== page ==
Does the US fail to understand what will happen to its strategic interests in the region if the Muslim Brotherhood is the power behind the throne of the next regime?
The Egyptian multitudes on the streets of Cairo are a stunning sight. With their banners calling for freedom and an end to the reign of President Hosni Mubarak the story these images tell is a simple one as old as time.
On the one hand we have the young, dispossessed and weak protesters. And on the other we have the old, corrupt and tyrannical Mubarak. Hans Christian Andersen taught us who to support when we were wee tots.
But does his wisdom apply in this case?
Certainly it is true that the regime is populated by old men. Mubarak is 82 years old. It is also true that his regime is corrupt and tyrannical. Since the Muslim Brotherhood spinoff Islamic Jihad terror group murdered Mubarak’s predecessor president Anwar Sadat in 1981, Egypt has been governed by emergency laws that ban democratic freedoms. Mubarak has consistently rejected US pressure to ease regime repression and enact liberal reforms in governance.
This reality has led many American commentators across the political spectrum to side enthusiastically with the rioters. A prestigious working group on Egypt formed in recent months by Middle East experts from Left and Right issued a statement over the weekend calling for the Obama administration to dump Mubarak and withdraw its support for the Egyptian regime. It recommended further that the administration force Mubarak to abdicate and his regime to fall by suspending all economic and military assistance to Egypt for the duration.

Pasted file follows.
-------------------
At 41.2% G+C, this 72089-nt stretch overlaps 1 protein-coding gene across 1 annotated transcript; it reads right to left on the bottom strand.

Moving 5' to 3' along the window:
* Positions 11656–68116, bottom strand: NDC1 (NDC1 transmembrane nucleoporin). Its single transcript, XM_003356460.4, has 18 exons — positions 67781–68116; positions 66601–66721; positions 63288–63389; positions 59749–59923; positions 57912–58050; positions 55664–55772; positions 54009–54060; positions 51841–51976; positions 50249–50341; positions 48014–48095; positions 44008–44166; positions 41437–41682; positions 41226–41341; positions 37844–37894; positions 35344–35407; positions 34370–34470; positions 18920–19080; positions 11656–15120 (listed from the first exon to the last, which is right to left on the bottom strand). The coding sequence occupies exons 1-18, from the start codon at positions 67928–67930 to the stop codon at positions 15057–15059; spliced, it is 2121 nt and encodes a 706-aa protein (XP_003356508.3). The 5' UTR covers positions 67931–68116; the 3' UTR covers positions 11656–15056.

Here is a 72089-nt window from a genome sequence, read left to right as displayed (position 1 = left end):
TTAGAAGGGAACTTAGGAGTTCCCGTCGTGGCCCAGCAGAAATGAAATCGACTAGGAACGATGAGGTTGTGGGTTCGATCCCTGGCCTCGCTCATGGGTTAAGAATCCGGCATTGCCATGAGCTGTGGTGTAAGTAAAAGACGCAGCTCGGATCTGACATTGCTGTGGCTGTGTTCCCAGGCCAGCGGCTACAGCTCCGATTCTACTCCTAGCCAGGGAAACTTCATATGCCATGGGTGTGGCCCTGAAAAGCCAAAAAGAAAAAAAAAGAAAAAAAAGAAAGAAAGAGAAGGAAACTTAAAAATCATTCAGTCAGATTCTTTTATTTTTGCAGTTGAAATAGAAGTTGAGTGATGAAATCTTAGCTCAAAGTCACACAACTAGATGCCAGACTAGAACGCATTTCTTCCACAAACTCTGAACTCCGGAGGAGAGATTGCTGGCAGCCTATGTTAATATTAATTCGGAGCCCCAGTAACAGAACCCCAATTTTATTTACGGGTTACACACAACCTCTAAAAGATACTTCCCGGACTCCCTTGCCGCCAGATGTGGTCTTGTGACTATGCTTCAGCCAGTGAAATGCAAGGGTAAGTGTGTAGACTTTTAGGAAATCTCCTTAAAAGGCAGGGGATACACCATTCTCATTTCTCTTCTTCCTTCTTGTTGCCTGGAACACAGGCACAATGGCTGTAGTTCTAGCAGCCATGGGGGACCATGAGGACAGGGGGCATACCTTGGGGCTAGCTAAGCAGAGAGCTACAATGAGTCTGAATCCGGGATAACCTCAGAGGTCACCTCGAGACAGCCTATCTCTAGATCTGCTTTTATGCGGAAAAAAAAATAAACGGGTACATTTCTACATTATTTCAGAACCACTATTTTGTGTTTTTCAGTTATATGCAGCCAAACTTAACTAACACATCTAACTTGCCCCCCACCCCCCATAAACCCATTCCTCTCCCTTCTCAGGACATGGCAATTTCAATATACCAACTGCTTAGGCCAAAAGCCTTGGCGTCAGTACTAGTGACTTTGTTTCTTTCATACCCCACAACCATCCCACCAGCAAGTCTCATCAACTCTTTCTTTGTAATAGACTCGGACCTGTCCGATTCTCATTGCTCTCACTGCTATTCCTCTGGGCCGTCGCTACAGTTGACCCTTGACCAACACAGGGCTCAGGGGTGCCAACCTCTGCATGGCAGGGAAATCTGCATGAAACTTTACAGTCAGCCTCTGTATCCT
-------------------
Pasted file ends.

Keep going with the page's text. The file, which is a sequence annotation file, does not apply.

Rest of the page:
The blue ribbon panel’s recommendations were applauded by its members’ many friends across the political spectrum. For instance, the conservative Weekly Standard’s editor William Kristol praised the panel on Sunday and wrote, “It’s time for the US government to take an active role… to bring about a South Korea/Philippines/Chile-like transition in Egypt, from an American-supported dictatorship to an American-supported and popularly legitimate liberal democracy.”
The problem with this recommendation is that it is based entirely on the nature of Mubarak’s regime. If the regime was the biggest problem, then certainly removing US support for it would make sense. However, the character of the protesters is not liberal.
Indeed, their character is a bigger problem than the character of the regime they seek to overthrow.
Caroline B. Glick is the senior Middle East fellow at the Center for Security Policy in Washington, D.C., and the deputy managing editor of The Jerusalem Post, where this article first appeared.
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